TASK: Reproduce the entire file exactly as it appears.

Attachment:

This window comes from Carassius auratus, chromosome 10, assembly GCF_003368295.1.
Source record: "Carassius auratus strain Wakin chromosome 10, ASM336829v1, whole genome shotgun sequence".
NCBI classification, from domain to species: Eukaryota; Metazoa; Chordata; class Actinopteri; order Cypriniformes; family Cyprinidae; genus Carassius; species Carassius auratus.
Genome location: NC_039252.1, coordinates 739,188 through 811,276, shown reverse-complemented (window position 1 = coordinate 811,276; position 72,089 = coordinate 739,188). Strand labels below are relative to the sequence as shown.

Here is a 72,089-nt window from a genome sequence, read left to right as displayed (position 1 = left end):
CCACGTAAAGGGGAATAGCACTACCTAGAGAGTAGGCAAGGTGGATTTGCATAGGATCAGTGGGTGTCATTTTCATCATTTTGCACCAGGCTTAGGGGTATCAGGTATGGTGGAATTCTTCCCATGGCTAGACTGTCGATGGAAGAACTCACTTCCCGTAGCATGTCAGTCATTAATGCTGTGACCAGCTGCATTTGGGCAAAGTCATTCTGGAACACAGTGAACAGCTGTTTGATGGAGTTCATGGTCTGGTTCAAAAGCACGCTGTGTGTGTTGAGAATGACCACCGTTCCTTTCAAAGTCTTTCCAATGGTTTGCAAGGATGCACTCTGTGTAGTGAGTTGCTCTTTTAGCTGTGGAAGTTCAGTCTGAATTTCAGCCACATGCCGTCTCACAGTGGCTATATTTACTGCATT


This window comes from Carassius auratus, chromosome 10, assembly GCF_003368295.1.
Source record: "Carassius auratus strain Wakin chromosome 10, ASM336829v1, whole genome shotgun sequence".
NCBI classification, from domain to species: Eukaryota; Metazoa; Chordata; class Actinopteri; order Cypriniformes; family Cyprinidae; genus Carassius; species Carassius auratus.
Genome location: NC_039252.1, coordinates 739,188 through 811,276, shown reverse-complemented (window position 1 = coordinate 811,276; position 72,089 = coordinate 739,188). Strand labels below are relative to the sequence as shown.

Here is a 72,089-nt window from a genome sequence, read left to right as displayed (position 1 = left end):
CCACGTAAAGGGGAATAGCACTACCTAGAGAGTAGGCAAGGTGGATTTGCATAGGATCAGTGGGTGTCATTTTCATCATTTTGCACCAGGCTTAGGGGTATCAGGTATGGTGGAATTCTTCCCATGGCTAGACTGTCGATGGAAGAACTCACTTCCCGTAGCATGTCAGTCATTAATGCTGTGACCAGCTGCATTTGGGCAAAGTCATTCTGGAACACAGTGAACAGCTGTTTGATGGAGTTCATGGTCTGGTTCAAAAGCACGCTGTGTGTGTTGAGAATGACCACCGTTCCTTTCAAAGTCTTTCCAATGGTTTGCAAGGATGCACTCTGTGTAGTGAGTTGCTCTTTTAGCTGTGGAAGTTCAGTCTGAATTTCAGCCACATGCCGTCTCACAGTGGCTATATTTACTGCATT